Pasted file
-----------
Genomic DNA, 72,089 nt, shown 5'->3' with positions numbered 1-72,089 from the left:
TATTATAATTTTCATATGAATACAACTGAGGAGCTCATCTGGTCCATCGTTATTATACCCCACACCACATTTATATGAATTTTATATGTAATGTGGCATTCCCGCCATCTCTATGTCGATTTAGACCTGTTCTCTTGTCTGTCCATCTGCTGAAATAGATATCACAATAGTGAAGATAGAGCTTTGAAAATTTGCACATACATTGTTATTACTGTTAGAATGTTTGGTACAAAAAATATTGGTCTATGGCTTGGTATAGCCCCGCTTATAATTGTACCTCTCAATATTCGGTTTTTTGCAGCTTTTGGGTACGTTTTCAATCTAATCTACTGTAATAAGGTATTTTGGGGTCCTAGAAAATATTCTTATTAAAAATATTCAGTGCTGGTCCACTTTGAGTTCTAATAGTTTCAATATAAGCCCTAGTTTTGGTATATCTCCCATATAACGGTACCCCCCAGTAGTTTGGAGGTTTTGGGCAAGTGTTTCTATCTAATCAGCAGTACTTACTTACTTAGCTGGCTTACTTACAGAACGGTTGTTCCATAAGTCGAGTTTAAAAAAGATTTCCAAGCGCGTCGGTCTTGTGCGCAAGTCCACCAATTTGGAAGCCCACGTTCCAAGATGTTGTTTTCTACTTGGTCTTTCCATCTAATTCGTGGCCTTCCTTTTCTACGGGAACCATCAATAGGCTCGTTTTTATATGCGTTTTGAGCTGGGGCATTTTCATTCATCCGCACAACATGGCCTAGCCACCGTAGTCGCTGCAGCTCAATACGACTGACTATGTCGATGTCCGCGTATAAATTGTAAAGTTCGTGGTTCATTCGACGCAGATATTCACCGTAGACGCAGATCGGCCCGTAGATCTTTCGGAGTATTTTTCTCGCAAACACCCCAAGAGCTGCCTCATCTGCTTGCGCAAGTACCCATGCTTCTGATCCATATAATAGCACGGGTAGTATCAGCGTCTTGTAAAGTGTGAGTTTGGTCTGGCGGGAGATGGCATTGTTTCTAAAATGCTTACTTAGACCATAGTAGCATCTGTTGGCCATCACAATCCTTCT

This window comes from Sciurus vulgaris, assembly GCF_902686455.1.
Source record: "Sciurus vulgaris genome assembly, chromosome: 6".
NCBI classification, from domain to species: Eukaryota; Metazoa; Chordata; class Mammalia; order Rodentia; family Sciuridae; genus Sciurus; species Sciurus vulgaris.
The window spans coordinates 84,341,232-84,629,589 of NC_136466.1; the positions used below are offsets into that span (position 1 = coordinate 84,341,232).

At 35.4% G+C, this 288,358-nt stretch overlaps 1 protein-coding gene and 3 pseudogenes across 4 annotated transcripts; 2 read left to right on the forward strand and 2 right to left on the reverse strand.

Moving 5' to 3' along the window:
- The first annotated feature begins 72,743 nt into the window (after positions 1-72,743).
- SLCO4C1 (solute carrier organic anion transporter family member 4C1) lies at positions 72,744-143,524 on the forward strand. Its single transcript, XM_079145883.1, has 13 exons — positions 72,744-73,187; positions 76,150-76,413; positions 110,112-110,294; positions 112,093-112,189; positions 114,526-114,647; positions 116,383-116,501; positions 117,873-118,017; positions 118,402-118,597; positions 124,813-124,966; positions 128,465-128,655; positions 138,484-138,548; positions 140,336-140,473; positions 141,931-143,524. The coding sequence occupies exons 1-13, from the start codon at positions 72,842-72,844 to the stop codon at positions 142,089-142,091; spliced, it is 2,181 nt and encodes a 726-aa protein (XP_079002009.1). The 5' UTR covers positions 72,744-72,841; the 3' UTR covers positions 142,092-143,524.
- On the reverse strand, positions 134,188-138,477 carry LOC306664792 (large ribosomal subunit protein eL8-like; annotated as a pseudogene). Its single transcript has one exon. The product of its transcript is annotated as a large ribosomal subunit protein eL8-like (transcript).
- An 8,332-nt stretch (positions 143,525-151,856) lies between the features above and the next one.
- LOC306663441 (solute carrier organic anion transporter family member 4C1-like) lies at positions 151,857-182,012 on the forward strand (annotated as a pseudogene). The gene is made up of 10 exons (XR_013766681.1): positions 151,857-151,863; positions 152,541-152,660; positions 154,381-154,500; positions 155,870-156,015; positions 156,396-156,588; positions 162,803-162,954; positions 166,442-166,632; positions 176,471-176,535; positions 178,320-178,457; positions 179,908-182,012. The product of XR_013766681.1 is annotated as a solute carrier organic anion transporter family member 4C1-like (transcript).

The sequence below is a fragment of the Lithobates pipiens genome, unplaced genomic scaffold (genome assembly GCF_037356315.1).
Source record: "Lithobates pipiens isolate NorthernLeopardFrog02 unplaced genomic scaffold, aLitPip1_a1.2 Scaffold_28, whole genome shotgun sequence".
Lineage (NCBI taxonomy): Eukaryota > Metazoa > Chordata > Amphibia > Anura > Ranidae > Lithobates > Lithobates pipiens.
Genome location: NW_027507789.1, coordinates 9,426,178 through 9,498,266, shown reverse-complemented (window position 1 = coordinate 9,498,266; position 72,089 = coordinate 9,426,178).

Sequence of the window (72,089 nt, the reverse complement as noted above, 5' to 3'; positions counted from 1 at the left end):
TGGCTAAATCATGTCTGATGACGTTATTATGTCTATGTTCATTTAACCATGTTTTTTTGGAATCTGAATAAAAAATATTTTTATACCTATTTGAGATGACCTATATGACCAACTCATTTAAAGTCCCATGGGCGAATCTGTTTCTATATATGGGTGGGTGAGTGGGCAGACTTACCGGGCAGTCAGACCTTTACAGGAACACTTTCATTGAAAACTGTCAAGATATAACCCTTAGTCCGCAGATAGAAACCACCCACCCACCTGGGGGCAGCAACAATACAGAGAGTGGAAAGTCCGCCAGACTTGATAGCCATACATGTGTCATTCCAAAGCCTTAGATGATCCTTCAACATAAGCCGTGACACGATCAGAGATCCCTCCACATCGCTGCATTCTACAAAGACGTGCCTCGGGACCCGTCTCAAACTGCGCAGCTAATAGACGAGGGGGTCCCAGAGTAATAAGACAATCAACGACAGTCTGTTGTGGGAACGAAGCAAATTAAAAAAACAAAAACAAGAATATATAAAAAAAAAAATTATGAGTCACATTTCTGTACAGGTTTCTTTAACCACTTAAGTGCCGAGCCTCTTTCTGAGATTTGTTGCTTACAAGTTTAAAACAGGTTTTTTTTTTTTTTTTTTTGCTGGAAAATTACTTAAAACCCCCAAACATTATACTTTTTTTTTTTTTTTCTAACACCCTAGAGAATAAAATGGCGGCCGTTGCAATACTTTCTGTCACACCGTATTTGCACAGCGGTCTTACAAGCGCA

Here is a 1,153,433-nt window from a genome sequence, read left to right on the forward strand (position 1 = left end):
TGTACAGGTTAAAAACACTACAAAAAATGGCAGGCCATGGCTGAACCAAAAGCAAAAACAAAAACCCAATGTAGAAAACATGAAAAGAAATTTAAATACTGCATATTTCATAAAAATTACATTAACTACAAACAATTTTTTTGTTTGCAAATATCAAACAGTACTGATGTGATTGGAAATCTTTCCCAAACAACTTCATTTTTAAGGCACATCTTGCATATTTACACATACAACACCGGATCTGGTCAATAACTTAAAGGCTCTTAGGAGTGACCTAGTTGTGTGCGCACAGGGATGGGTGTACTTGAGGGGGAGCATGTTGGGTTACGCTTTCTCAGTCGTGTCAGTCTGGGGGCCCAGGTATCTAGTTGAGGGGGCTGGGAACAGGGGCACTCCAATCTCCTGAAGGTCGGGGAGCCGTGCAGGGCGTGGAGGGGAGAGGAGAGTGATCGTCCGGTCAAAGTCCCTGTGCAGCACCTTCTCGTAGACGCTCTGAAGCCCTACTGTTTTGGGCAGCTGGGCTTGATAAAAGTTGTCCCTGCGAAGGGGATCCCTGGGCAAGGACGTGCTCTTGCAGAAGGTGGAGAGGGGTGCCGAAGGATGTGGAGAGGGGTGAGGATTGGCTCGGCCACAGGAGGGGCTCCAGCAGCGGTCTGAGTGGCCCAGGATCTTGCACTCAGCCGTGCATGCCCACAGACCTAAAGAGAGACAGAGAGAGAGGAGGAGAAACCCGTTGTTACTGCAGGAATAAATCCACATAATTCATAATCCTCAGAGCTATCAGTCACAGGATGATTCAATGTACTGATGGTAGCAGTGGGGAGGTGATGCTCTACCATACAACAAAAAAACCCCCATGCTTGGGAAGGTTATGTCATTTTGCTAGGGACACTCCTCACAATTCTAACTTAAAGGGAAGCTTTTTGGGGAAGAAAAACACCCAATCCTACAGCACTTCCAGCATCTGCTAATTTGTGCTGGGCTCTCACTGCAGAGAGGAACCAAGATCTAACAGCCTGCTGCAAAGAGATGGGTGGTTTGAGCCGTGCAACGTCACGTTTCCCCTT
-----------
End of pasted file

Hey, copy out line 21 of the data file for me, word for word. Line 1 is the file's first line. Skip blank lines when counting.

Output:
TGTACAGGTTAAAAACACTACAAAAAATGGCAGGCCATGGCTGAACCAAAAGCAAAAACAAAAACCCAATGTAGAAAACATGAAAAGAAATTTAAATACTGCATATTTCATAAAAATTACATTAACTACAAACAATTTTTTTGTTTGCAAATATCAAACAGTACTGATGTGATTGGAAATCTTTCCCAAACAACTTCATTTTTAAGGCACATCTTGCATATTTACACATACAACACCGGATCTGGTCAATAACTTAAAGGCTCTTAGGAGTGACCTAGTTGTGTGCGCACAGGGATGGGTGTACTTGAGGGGGAGCATGTTGGGTTACGCTTTCTCAGTCGTGTCAGTCTGGGGGCCCAGGTATCTAGTTGAGGGGGCTGGGAACAGGGGCACTCCAATCTCCTGAAGGTCGGGGAGCCGTGCAGGGCGTGGAGGGGAGAGGAGAGTGATCGTCCGGTCAAAGTCCCTGTGCAGCACCTTCTCGTAGACGCTCTGAAGCCCTACTGTTTTGGGCAGCTGGGCTTGATAAAAGTTGTCCCTGCGAAGGGGATCCCTGGGCAAGGACGTGCTCTTGCAGAAGGTGGAGAGGGGTGCCGAAGGATGTGGAGAGGGGTGAGGATTGGCTCGGCCACAGGAGGGGCTCCAGCAGCGGTCTGAGTGGCCCAGGATCTTGCACTCAGCCGTGCATGCCCACAGACCTAAAGAGAGACAGAGAGAGAGGAGGAGAAACCCGTTGTTACTGCAGGAATAAATCCACATAATTCATAATCCTCAGAGCTATCAGTCACAGGATGATTCAATGTACTGATGGTAGCAGTGGGGAGGTGATGCTCTACCATACAACAAAAAAACCCCCATGCTTGGGAAGGTTATGTCATTTTGCTAGGGACACTCCTCACAATTCTAACTTAAAGGGAAGCTTTTTGGGGAAGAAAAACACCCAATCCTACAGCACTTCCAGCATCTGCTAATTTGTGCTGGGCTCTCACTGCAGAGAGGAACCAAGATCTAACAGCCTGCTGCAAAGAGATGGGTGGTTTGAGCCGTGCAACGTCACGTTTCCCCTT